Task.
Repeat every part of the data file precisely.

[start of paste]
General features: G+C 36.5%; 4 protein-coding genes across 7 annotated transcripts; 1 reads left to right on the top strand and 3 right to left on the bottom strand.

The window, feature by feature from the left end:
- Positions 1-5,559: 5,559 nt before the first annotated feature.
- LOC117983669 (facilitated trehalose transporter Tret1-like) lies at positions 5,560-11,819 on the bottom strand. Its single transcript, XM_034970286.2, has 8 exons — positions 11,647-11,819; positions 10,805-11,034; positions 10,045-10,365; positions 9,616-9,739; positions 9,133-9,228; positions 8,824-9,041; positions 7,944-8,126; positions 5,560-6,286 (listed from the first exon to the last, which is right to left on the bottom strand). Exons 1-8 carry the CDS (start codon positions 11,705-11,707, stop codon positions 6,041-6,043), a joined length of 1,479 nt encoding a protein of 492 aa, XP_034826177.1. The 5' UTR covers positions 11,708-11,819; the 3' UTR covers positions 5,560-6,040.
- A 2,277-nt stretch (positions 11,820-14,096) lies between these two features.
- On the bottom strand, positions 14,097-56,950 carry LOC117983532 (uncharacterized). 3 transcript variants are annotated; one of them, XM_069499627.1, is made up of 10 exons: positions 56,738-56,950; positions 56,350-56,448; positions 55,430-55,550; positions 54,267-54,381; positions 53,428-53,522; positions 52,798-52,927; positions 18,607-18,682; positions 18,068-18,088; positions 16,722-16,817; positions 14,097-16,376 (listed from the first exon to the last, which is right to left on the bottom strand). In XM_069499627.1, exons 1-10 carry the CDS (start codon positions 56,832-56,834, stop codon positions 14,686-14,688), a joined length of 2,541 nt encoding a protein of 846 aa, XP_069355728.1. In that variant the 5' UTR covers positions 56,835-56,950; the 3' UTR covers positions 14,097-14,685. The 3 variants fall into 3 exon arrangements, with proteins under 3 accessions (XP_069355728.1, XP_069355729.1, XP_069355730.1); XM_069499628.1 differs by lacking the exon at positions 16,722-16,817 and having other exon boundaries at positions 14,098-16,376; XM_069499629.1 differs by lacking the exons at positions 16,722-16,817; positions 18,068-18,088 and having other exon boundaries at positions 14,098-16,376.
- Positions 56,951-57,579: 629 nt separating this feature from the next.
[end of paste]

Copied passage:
General features: G+C 36.5%; 4 protein-coding genes across 7 annotated transcripts; 1 reads left to right on the top strand and 3 right to left on the bottom strand.

The window, feature by feature from the left end:
- Positions 1-5,559: 5,559 nt before the first annotated feature.
- LOC117983669 (facilitated trehalose transporter Tret1-like) lies at positions 5,560-11,819 on the bottom strand. Its single transcript, XM_034970286.2, has 8 exons — positions 11,647-11,819; positions 10,805-11,034; positions 10,045-10,365; positions 9,616-9,739; positions 9,133-9,228; positions 8,824-9,041; positions 7,944-8,126; positions 5,560-6,286 (listed from the first exon to the last, which is right to left on the bottom strand). Exons 1-8 carry the CDS (start codon positions 11,705-11,707, stop codon positions 6,041-6,043), a joined length of 1,479 nt encoding a protein of 492 aa, XP_034826177.1. The 5' UTR covers positions 11,708-11,819; the 3' UTR covers positions 5,560-6,040.
- A 2,277-nt stretch (positions 11,820-14,096) lies between these two features.
- On the bottom strand, positions 14,097-56,950 carry LOC117983532 (uncharacterized). 3 transcript variants are annotated; one of them, XM_069499627.1, is made up of 10 exons: positions 56,738-56,950; positions 56,350-56,448; positions 55,430-55,550; positions 54,267-54,381; positions 53,428-53,522; positions 52,798-52,927; positions 18,607-18,682; positions 18,068-18,088; positions 16,722-16,817; positions 14,097-16,376 (listed from the first exon to the last, which is right to left on the bottom strand). In XM_069499627.1, exons 1-10 carry the CDS (start codon positions 56,832-56,834, stop codon positions 14,686-14,688), a joined length of 2,541 nt encoding a protein of 846 aa, XP_069355728.1. In that variant the 5' UTR covers positions 56,835-56,950; the 3' UTR covers positions 14,097-14,685. The 3 variants fall into 3 exon arrangements, with proteins under 3 accessions (XP_069355728.1, XP_069355729.1, XP_069355730.1); XM_069499628.1 differs by lacking the exon at positions 16,722-16,817 and having other exon boundaries at positions 14,098-16,376; XM_069499629.1 differs by lacking the exons at positions 16,722-16,817; positions 18,068-18,088 and having other exon boundaries at positions 14,098-16,376.
- Positions 56,951-57,579: 629 nt separating this feature from the next.